The FCC has completed its second-ever high-band 5G auction, in the 24GHz band, pulling in over $2 billion in bids.
The auction raised 2,024,268,941 in bids, with 2904 of the 2909 licenses going to bidders. In contrast, the earlier 28GHz auction raised $703 million.
"American leadership in 5G means deploying more airwaves for the next generation of wireless connectivity," FCC Chairman Ajit Pai said in a statement. "By making more spectrum available, we'll ensure that American consumers reap the substantial benefits that 5G innovation will bring and we'll extend US leadership in 5G."
The FCC will name the winners of both the 24GHz and the 28GHz auction soon. It intends to start a third millimeter wave (mmWave) 5G auction on December 10, auctioning the upper 37GHz, 39GHz and 47GHz bands, making it the largest mmWave auction so far.
Why this matters The 24GHz auction is the second millimeter wave 5G in the US. Millimeter wave spectrum, however, has not proved to be particularly successful at auction yet. Compare the $2.7 billion raised by both the 28GHz and 24GHz auctions combined in the US, with the $6.5 billion raised in Germany's recent 3.5GHz 5G "mid-band" auction. The US is still hashing out rules around its own planned mid-band (3.7GHz-4.2GHz) 5G C-band spectrum.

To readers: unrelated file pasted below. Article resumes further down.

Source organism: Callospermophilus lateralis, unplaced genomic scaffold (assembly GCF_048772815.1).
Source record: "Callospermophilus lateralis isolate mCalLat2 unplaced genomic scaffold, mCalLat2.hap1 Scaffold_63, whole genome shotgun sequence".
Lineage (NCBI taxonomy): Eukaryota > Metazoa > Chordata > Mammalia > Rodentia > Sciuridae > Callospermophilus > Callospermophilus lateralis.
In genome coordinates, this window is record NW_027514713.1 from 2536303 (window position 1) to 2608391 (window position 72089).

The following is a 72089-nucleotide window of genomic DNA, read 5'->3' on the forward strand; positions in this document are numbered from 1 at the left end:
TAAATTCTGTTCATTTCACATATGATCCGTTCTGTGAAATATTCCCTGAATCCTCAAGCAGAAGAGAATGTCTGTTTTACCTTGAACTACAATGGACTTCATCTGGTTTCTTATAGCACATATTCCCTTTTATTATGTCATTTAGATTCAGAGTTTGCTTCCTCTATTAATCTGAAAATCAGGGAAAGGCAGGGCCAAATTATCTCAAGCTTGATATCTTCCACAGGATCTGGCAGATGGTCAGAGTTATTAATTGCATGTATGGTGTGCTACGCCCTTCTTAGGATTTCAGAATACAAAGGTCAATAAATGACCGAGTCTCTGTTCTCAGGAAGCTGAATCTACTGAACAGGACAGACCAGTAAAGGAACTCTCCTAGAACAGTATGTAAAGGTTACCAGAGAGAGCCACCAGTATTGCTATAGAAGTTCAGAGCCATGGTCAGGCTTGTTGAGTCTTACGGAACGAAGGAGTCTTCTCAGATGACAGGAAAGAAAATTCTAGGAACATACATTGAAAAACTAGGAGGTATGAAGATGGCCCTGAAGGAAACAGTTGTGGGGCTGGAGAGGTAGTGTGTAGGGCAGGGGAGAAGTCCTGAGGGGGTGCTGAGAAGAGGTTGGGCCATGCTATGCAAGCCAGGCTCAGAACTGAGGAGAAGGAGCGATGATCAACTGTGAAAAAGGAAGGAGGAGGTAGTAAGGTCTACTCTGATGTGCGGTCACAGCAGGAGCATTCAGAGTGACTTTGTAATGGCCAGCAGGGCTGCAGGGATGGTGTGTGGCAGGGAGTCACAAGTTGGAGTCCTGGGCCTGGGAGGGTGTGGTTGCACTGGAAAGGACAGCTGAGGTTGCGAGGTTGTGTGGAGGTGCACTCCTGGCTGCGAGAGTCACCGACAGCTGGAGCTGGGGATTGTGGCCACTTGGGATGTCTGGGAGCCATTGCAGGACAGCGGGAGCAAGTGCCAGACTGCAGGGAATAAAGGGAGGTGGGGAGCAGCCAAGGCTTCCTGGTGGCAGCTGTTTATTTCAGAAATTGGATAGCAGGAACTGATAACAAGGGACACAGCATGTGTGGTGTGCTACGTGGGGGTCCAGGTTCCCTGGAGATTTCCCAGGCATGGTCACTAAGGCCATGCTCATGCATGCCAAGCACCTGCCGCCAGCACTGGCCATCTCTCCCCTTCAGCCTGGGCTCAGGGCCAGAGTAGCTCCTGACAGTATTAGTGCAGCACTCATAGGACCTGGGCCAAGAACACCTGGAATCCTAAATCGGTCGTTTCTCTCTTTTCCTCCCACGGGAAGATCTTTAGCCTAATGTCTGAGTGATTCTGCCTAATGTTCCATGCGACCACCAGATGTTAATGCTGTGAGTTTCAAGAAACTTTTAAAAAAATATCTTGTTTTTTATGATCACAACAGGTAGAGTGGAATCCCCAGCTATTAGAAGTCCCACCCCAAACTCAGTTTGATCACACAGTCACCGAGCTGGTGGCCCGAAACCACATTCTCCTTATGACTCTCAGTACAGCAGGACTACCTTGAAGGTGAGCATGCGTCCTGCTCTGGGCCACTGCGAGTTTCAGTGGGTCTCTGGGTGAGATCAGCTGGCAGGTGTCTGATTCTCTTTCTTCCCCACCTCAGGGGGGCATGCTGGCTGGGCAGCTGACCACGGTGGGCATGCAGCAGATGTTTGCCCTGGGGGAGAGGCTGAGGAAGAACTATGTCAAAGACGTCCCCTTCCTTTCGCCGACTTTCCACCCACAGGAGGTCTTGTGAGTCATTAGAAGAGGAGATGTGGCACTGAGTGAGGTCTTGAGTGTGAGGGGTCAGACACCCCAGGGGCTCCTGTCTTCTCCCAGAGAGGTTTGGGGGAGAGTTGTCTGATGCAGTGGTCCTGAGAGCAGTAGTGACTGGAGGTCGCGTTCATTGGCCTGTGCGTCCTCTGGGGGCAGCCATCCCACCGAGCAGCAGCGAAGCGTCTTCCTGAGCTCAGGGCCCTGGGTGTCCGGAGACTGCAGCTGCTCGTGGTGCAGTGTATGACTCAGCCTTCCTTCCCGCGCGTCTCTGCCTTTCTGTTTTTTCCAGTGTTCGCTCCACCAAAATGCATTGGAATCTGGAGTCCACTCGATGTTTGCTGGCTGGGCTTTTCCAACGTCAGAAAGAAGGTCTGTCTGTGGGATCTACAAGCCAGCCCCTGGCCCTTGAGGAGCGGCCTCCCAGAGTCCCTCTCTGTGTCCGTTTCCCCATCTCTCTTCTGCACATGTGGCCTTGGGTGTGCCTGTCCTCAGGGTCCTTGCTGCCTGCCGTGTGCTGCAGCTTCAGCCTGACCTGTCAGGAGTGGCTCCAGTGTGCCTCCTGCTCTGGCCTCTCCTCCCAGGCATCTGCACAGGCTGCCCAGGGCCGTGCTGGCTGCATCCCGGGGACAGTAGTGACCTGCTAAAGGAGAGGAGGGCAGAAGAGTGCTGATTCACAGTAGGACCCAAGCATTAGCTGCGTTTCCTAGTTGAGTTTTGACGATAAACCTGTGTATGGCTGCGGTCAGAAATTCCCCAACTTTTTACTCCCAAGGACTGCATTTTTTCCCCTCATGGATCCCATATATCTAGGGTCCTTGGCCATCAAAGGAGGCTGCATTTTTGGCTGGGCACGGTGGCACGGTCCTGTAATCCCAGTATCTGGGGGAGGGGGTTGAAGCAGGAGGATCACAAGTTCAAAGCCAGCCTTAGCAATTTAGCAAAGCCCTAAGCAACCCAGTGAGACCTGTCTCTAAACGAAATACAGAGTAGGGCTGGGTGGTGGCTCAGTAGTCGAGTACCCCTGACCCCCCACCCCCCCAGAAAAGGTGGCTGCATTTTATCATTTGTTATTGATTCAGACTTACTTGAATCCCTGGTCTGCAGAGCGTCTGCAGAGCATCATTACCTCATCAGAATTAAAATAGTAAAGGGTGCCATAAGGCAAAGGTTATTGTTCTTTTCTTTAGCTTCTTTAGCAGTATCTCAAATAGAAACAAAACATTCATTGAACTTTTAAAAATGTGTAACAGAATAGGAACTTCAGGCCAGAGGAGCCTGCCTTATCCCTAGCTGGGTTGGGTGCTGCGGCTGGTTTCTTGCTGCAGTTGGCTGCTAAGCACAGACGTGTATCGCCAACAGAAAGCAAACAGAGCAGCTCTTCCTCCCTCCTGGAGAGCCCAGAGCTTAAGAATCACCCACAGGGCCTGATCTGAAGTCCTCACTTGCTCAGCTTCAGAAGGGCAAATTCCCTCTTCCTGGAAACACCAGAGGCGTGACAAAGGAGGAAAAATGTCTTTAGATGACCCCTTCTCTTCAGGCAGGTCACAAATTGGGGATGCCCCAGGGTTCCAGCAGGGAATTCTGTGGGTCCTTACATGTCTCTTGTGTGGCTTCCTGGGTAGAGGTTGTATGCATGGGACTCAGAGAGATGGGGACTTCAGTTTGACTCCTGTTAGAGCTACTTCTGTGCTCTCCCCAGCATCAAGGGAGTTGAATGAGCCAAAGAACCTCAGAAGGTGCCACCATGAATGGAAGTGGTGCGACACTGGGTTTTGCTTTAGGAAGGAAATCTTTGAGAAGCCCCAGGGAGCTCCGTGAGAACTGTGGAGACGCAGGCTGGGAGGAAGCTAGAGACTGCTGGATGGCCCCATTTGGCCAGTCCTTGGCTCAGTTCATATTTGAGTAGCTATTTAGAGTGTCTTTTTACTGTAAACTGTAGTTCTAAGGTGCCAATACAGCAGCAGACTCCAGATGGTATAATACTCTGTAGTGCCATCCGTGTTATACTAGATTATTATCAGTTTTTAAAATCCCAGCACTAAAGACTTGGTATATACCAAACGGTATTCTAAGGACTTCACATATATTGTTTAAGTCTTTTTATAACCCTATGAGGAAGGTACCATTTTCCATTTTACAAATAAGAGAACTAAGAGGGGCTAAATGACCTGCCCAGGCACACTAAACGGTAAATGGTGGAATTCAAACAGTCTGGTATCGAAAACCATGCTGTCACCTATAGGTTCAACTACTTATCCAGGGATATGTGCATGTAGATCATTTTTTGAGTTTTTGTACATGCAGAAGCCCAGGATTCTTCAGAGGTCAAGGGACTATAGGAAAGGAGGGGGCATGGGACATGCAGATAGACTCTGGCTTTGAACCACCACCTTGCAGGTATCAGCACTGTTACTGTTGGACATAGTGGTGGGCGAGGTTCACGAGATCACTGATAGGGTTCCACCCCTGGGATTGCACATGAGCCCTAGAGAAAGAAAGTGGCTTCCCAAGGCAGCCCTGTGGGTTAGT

Meanwhile, AT&T and Verizon have launched initial 5G networks in the US at 28GHz and 39GHz. But despite gigabit download speeds being recorded, signal propagation ranges from 2,000 feet down to just 500 feet have been reported, meaning that millimeter wave offers much less range than previous cellular communications systems.
- The FCC Closes First 5G Auction With $703M in Bids
- Satellite's Grip on C-Band Spectrum for 5G Could Be Slipping
- America's Big 5G Millimeter-Wave Spectrum Experiment Comes Up Short
- Germany's €6B 5G Auction Should Be a Break Point for Telecom
— Dan Jones, Mobile Editor, Light Reading